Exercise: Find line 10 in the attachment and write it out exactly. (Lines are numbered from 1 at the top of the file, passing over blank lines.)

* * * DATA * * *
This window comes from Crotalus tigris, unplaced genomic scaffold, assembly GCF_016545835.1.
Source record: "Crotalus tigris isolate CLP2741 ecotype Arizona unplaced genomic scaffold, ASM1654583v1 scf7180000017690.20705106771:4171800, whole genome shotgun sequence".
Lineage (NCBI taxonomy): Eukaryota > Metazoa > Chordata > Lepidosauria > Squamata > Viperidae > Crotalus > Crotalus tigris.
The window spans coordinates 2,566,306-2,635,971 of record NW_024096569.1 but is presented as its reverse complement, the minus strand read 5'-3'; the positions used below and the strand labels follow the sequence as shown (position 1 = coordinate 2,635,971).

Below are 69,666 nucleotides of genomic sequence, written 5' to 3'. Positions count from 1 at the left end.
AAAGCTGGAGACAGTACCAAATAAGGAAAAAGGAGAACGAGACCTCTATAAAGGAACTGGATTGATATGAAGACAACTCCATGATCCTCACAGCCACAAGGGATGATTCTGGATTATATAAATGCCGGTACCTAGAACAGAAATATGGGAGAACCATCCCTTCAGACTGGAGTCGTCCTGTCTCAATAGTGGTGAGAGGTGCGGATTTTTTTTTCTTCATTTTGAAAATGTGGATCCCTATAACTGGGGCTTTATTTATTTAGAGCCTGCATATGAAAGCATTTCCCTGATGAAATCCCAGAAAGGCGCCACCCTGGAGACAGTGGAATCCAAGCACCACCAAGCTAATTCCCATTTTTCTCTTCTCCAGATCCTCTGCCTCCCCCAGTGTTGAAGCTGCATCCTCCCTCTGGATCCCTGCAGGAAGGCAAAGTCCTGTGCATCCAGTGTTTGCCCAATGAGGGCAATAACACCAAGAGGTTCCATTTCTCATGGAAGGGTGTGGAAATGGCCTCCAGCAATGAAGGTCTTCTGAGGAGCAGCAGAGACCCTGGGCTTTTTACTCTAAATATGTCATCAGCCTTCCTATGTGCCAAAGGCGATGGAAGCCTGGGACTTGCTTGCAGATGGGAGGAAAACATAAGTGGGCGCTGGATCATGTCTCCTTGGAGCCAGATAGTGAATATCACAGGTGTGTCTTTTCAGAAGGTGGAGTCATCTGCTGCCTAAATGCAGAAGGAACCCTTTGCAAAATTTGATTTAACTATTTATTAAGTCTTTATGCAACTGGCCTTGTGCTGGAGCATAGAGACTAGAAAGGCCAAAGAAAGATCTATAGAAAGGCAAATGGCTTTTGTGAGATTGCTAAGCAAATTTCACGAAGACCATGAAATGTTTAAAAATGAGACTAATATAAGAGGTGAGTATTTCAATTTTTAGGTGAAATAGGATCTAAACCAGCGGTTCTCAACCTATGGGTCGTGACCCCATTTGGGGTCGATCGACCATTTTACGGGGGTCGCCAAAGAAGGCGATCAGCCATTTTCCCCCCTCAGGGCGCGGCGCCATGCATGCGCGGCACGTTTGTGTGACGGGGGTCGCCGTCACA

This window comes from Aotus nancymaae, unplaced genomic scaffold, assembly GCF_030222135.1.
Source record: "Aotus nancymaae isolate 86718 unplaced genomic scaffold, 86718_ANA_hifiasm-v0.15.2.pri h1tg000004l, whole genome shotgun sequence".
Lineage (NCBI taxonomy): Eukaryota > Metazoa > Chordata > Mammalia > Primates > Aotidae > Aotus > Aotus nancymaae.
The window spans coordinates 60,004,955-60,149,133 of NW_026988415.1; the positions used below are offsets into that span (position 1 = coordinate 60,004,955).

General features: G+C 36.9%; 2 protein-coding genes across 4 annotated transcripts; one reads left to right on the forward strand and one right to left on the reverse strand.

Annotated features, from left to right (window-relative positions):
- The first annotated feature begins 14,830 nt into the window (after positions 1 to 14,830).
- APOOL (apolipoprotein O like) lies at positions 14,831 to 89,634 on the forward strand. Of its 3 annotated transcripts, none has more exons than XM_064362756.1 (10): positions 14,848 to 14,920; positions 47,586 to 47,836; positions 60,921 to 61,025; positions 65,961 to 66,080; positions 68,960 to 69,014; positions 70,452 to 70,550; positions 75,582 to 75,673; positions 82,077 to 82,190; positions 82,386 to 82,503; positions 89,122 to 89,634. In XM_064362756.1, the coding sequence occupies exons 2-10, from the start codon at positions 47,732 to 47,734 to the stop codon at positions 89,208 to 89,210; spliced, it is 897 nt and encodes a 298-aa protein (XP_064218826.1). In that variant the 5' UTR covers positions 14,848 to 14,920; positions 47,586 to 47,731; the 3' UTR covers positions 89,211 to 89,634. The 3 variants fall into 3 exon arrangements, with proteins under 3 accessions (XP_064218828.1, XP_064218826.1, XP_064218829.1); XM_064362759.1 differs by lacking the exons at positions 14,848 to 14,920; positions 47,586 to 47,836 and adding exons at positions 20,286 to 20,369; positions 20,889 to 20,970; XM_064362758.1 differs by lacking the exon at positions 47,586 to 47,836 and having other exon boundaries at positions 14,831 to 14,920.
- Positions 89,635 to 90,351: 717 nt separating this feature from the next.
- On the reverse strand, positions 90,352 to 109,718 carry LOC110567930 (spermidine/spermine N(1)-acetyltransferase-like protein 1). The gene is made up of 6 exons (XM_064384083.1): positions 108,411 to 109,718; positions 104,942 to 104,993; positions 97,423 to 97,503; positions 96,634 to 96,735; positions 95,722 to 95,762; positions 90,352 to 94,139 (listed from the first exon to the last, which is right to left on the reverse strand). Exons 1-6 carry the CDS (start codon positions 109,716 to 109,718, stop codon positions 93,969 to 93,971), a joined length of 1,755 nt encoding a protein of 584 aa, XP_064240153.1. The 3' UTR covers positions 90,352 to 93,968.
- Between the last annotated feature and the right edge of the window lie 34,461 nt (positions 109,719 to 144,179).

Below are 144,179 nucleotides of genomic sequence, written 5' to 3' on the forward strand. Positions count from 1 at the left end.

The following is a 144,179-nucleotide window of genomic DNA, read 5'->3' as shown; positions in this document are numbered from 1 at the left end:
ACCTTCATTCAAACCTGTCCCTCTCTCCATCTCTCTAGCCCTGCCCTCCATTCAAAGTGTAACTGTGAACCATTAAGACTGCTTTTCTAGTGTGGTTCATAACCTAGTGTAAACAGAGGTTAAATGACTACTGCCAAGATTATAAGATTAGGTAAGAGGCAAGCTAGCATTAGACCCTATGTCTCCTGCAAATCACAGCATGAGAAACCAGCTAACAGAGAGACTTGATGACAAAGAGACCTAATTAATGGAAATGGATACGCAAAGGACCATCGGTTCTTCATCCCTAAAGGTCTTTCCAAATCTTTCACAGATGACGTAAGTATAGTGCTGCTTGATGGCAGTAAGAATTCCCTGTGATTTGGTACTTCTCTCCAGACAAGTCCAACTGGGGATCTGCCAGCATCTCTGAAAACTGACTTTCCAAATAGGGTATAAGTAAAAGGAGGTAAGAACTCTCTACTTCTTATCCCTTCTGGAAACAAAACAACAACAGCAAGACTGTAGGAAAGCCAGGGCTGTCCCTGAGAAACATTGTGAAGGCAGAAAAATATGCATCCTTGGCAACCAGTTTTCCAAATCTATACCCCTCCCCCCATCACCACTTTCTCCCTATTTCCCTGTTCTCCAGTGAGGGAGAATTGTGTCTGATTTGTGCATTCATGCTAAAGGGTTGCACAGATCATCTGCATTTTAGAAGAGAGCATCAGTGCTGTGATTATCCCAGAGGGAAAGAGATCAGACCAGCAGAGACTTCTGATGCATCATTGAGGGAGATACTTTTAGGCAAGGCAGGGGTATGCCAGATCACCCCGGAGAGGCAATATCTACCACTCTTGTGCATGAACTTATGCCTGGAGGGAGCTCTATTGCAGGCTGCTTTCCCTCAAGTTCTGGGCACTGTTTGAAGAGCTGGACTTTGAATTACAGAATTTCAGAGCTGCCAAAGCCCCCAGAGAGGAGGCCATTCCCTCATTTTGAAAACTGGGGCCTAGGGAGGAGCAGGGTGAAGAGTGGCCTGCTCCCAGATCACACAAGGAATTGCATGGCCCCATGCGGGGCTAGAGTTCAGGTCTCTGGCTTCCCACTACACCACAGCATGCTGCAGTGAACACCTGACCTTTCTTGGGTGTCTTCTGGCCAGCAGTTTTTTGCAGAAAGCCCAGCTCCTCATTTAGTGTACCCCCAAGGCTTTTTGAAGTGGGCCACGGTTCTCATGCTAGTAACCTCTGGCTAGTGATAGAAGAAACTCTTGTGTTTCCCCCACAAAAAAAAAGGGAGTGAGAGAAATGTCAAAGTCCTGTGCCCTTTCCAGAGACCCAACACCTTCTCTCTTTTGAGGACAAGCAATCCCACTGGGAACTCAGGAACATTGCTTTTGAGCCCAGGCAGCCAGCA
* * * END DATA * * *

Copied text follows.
The window spans coordinates 60,004,955-60,149,133 of NW_026988415.1; the positions used below are offsets into that span (position 1 = coordinate 60,004,955).